Phoenix Green Pearls
I have a fondness for pearls. This green tea is rolled into pearl shaped balls and is a joy watching the tea leaves unfurl. With its creamy vegetal aroma I find a slight hint of a bakery spice with a hint of mineral flavor. The boldness of this tea lingers very nicely calling you back for another sip. I particularly like this tea steeped at 200°F but it also does well at 212°F. With its richness, I had to try it iced. Yes, it is quite lovely iced.
$2.00 – $46.99
A green tea from Guizhou, from a cultivar with a thicker leaf that is rolled into a pearl shape. This is not a shy green, and the intensive rolling accounts for the bolder sensation on the palate. More components from within the leaf coat the finished leaf as the rolling is repeated. The wet sticky leaves are teased (shaken) apart before another sequence of rolling. Therefore, while the usual Tea 101 course may prescribe a lower water temperature for Green teas, this one can stand up to water at boiling, at a temperature that will start the unrolling process, releasing the inherent character of the leaf. The taste, however, is very different from that other well known pearl tea, Gunpowder. In Chinese, the words for Gunpowder is “pearl tea.” If one has the time, the preferred way to brew Phoenix Green Pearls is with a Gaiwan (covered bowl). A glass one would show the gradual unfurling of the leaves with each infusion. The first steep would be less than 30 seconds, yielding a clean, fresh taste. With each subsequent infusion, the flavor deepens, with the brew becoming golden. The character is herbaceous, akin to leafy green vegetables.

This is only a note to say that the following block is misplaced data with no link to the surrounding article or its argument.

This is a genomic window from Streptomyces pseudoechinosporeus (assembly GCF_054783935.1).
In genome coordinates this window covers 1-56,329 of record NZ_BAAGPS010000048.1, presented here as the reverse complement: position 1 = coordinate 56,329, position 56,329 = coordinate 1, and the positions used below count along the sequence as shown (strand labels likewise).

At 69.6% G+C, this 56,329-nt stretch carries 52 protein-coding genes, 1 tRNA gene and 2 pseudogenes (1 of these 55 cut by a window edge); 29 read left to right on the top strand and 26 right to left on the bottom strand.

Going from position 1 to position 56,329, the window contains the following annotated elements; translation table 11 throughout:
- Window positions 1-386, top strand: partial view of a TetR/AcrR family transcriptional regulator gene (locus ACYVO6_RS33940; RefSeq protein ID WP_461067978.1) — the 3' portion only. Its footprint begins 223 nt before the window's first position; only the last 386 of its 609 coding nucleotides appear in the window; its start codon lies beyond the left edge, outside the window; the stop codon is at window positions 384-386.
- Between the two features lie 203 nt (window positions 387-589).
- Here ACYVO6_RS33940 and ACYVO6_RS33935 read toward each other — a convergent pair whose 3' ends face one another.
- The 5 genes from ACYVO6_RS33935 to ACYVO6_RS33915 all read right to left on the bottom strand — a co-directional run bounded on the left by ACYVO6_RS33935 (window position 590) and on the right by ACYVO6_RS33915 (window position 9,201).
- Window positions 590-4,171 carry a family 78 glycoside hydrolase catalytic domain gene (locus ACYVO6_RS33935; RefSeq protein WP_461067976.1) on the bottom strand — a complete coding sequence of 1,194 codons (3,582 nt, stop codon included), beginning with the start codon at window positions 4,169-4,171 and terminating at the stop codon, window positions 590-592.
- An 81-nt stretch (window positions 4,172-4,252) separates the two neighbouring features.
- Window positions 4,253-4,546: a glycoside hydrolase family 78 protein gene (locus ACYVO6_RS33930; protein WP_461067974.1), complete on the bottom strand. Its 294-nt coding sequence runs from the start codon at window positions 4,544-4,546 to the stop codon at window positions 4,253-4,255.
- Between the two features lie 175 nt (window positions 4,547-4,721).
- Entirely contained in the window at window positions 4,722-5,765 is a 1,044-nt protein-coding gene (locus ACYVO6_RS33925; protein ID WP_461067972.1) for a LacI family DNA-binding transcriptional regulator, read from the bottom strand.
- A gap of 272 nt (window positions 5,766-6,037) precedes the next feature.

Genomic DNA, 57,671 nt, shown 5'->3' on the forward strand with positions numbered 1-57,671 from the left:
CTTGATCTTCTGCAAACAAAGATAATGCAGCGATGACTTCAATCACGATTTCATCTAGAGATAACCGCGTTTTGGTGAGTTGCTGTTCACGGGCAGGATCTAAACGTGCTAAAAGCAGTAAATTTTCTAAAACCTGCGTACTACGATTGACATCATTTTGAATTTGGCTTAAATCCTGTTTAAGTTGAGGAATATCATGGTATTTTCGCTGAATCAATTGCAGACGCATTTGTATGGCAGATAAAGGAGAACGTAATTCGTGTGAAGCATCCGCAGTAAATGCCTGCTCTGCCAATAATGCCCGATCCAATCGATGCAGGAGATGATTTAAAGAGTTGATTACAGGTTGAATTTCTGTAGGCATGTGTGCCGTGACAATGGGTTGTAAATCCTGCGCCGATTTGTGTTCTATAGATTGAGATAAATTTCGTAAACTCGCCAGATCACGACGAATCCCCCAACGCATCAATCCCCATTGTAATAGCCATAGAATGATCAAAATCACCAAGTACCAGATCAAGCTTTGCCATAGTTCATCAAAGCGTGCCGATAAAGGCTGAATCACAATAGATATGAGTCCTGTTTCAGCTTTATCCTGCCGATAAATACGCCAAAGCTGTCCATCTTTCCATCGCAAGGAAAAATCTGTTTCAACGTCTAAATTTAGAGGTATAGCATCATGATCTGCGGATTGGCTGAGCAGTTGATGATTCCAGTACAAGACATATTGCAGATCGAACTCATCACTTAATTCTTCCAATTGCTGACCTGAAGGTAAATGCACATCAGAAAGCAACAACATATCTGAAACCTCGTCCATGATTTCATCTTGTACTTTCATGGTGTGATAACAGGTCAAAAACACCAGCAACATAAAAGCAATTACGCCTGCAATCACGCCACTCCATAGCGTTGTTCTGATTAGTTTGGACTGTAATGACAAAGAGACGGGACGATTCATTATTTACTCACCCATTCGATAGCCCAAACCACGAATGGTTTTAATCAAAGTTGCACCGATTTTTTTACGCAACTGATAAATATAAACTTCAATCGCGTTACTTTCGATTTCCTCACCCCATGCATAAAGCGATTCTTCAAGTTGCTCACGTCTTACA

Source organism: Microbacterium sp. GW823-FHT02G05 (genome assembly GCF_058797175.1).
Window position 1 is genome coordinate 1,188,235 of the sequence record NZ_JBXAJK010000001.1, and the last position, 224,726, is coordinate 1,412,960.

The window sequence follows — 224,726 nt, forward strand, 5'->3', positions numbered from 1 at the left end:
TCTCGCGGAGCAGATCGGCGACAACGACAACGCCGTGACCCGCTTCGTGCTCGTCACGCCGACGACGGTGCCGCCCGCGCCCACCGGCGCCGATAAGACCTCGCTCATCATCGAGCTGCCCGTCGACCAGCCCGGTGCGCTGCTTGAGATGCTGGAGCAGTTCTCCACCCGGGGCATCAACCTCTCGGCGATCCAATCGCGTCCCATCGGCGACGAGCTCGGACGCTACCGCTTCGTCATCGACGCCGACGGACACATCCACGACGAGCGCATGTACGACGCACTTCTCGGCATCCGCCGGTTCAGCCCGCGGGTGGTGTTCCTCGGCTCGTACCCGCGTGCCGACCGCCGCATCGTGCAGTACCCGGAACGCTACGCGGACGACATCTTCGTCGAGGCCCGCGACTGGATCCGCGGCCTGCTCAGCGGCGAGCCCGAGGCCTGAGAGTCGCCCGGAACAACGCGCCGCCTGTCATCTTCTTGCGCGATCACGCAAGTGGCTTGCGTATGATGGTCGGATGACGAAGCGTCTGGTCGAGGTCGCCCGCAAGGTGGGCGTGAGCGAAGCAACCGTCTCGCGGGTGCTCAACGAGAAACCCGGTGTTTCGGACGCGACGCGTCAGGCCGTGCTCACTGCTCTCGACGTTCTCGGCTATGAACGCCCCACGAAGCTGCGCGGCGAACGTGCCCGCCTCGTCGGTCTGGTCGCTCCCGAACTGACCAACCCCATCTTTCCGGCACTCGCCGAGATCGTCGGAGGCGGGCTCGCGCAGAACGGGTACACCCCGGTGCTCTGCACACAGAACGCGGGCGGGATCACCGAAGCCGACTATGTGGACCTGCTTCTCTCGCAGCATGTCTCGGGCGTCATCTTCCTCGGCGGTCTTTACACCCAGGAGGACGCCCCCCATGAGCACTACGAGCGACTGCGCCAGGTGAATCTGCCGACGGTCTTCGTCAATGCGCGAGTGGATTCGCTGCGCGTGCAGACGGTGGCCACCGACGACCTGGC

If serving this tea iced, consider using an extra 1 1/2 teaspoon of tea for every 6 – 8 ounces of water to provide more flavor. Melting ice will dilute the blend. You can also cold steep to maximize the flavor by filling a pitcher with the appropriate tepid water. Add the suggested amount of tea leaves either in a tea bag or an infuser and put the pitcher into the refrigerator for approximately 1 1/2 hours. Taste the tea and if it’s to your liking, remove the tea leaves and serve.
(1 1/2 tsp (6 gr) to 6-8 oz water)
3-4 minutes @ 186 - 212°F
Number of Western Infusions: 1
(1 1/2 tsp (6 gr) to 3 oz water)
20 seconds at 200 ℉, add 10 seconds to each infusion
Number of Eastern Infusions: 3